Moore fleshes out the “more.” He argues for an expansive understanding of our duty to defend human dignity. It includes a wide range of efforts on behalf of the weak and vulnerable. We should attend to the needs of the poor, migrants, the disabled, and the homeless, as well as the unborn. To be pro-life is to be whole-life, to paraphrase one of his lapidary formulations. But Moore avoids a facile “seamless garment” approach. Defending the lives of the innocent, especially the unborn whom our legal culture has abandoned, is the foundation of a culture of life. Without a pro-life commitment, no “whole-life” stance can endure.
His treatment of religious liberty and freedom of conscience draws upon the Baptist tradition. From its inception it recognized the dangers that flow from too close a connection between religious authority and civil authority. Moore provides theological justification for our constitutional principles of non-establishment and free exercise. But he draws attention to a deeper truth about religious freedom: Our greatest freedom comes from the strength of our faith in God, not by way of rights given to us by constitutions. The freedom of the martyrs is the foundation of the Church’s freedom.
Sex, marriage, and family are today’s battlegrounds. They’re the reason why we’re arguing over religious liberty. They’re the reason our society ignores the claims of the unborn. There are moral arguments to be made, and they should be made. But at root these battles are spiritual, not merely moral, as Moore helpfully reminds us. Far from being a liability, the Bible’s countercultural sexual ethic and theology of marriage may end up being the Church’s greatest tool of evangelization. The day is coming when more and more people damaged by the sexual revolution’s false promises will seek a gospel promise they can trust.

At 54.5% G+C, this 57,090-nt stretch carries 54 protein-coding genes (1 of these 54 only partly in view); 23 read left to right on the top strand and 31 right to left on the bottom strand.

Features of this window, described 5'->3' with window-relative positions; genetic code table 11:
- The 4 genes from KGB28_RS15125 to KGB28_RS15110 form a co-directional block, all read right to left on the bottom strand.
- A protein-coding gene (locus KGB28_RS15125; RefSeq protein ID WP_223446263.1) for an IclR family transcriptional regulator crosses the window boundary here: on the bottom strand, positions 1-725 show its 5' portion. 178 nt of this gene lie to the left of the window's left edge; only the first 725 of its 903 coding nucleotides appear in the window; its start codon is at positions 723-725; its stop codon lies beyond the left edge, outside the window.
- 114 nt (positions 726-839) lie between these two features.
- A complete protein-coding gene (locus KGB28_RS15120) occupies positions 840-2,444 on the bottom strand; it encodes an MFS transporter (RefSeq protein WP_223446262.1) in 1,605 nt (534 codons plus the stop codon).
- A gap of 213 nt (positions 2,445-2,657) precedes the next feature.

Onward suggests a sober rethinking of public engagement by conservative American Protestants, one that moves in the direction outlined by Stanley Hauerwas over the last four decades. Put succinctly, Hauerwas has argued that the Church fails to leaven society when it poses as culture’s friendly chaplain, because in that role it gets coopted. The same is true when the Church poses as culture’s stern, disciplining chaplain, which is, perhaps, a way to sum up Moore’s appraisal of the Moral Majority’s approach to influencing society at large.
Hauerwas’s genius was to see that living a faithful Christian life explodes the pretensions of the world. Going against the grain—as sojourners or pilgrims, to use the biblical image—is a public statement that does more to shape the future of American society than “cultural engagement.” Moore’s insight is similar. He points out, rightly, that we can fix too much attention on discussions about how to get cultural leverage. We forget that, in a society in which aborting Down syndrome children is taken for granted, pastoring a Church that forms Christian parents to welcome them is a powerful way to claim cultural territory.
Unlike many who recognize the de-Christianizing mainstream culture, Moore does not shy away from the culture wars. As he knows, we can’t avoid them. Secular progressives wish to conquer all the territory in American society. That means they cannot help but battle with Christ-formed communities for our spiritual loyalty. The battle is coming to us, even if church leaders wish to avoid controversy. We see this in the contraceptive mandate and gay marriage. Here Moore is admirably clear. The Moral Majority may no longer show the way to stand for what we believe in public life. But stand we must. “If we do not surrender to the spirit of the age—and we must not—we will be thought to be culture warriors. So be it. Let’s be Christ-shaped, Kingdom-first culture warriors.” Amen.